Skip to main content

Not all Yellows are Created Equal (or, more correctly, not all yellows have an equal creation...)

Ian MacRae (UMN), Jochum Wiersma (UMN), Janet Knodel (NDSU), and Bruce Potter (UMN)

Leafhopper populations are increasing in the northern RRV. Fields which held low numbers on Friday have significantly increased populations this week. These are all winged adults and so are likely the populations from the southern part of the state that are migrating north. We don't have any data on what impact on yield these higher populations of leafhoppers may have on small grains but sap-feeding leafhoppers generally don't impact yield. Having said that, leafhopper populations in typical years are much lower; in dry conditions, sap feeders have been known to exacerbate drought stress. Generally, leafhoppers are more important as vectors of the disease, Aster Yellows (AY). Caused by a phytoplasm, AY can infect wheat, and under the right conditions cause yield loss. Symptoms show up a couple of weeks after infection by the leafhopper and include yellowing of leaves, often accompanied with reddish or purple coloration (similar to BYDV).

There have been several reports from the northern RRV of yellowing in small grains fields (see figure at bottom). While the primary symptom of Aster Yellows is yellowing leaves, it's felt that leafhopper populations have not been established in the northern part of the valley long enough for AY to be the cause of this discoloration. On the other hand, there's some indication that yellowing now being seen in the northern RRV is likely related to nitrogen and potassium deficiencies. Even in fields which typically have high potassium or good nitrogen levels, the dry soil conditions may be making these nutrients unavailable to the plants. So, yellowing may not necessarily be AY, but something else.

There have been a lot of questions about adding insecticide along with the next herbicide application in efforts to kill off leafhopper populations. Technically, not a difficult practice; almost any insecticide labeled in small grains will kill leafhoppers, and the small, thin crop canopy means there will be less of a deleterious effect of applying insecticides with the lower pressure and larger drop size you get from herbicide nozzles. But, as we currently have no data on the effect on grain yields of these high leafhopper populations, nor on how much AY is being transmitted in the field, we cannot provide a recommendation for or against this practice.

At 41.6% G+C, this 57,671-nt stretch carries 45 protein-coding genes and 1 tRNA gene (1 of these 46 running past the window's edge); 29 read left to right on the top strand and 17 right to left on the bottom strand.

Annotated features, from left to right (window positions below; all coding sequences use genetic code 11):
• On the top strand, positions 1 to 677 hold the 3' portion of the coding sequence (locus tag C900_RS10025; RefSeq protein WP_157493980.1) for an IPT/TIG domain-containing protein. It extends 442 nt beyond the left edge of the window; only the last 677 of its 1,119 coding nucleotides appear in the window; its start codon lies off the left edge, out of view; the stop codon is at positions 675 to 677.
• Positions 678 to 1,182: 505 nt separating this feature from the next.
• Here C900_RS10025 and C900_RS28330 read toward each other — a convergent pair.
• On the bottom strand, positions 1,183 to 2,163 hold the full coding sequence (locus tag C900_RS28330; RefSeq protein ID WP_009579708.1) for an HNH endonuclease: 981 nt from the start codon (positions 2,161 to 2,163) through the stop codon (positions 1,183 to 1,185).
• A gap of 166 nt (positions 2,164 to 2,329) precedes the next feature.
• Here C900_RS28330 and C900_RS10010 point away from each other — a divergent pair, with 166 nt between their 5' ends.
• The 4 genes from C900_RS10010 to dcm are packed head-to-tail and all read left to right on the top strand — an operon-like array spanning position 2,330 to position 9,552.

If you considering treating fields, there are a few points to keep in mind about your expected outcomes (you may need to modify your expectations):
  1. AY phytoplasm is transmitted very quickly by the leafhoppers (just like non-persistent virus by aphids). If you have heavy populations of leafhoppers in your fields, plants may already be infected with AY. We know from experience that insecticides, both foliar and seed treatments, are not effective in managing quickly transmitted plant diseases (e.g. PVY in potatoes). In the time the insecticide takes to do its job, the disease can be transmitted. Consequently, don't be too surprised if there are AY infected plants in fields later this season after you had successful leafhopper control.
  2. Potassium deficiency in wheat

  3. AY symptoms can be similar to those caused by a number of nutrient and other disease factors, including early-season tan spot, BYDV, nitrogen or potassium deficiencies. Removing the leafhoppers will not be effective in solving the underlying cause of yellowing.
  4. The thin crop canopies make for a reduced expectation of insecticide residual. They allow UV light, wind, and any moisture available onto all the leaves. These are the environmental factors that break down the active ingredients in insecticides. The plants are also still relatively small, meaning more vegetative material is going to develop, none of which will be protected by insecticide.
  5. Shorter residual means potential re-infestation by immigrating populations of leafhoppers. Keep scouting fields.
  6. Early spraying may remove predator insects that can limit later populations of aphids. If we get aphids later in the season, sprayed fields may require re-treatment. If aphids infest local grain fields, keep a close eye on their numbers (85% stems with more than one aphid present).
  7. Leafhopper populations in the south are decreasing so we may well see similar dynamics here in the next week or two.

Bottom line - we can't recommend spraying, we can't recommend not spraying - we just have no data. But even if a field is treated, you may have to modify your expectations.

Print Friendly and PDF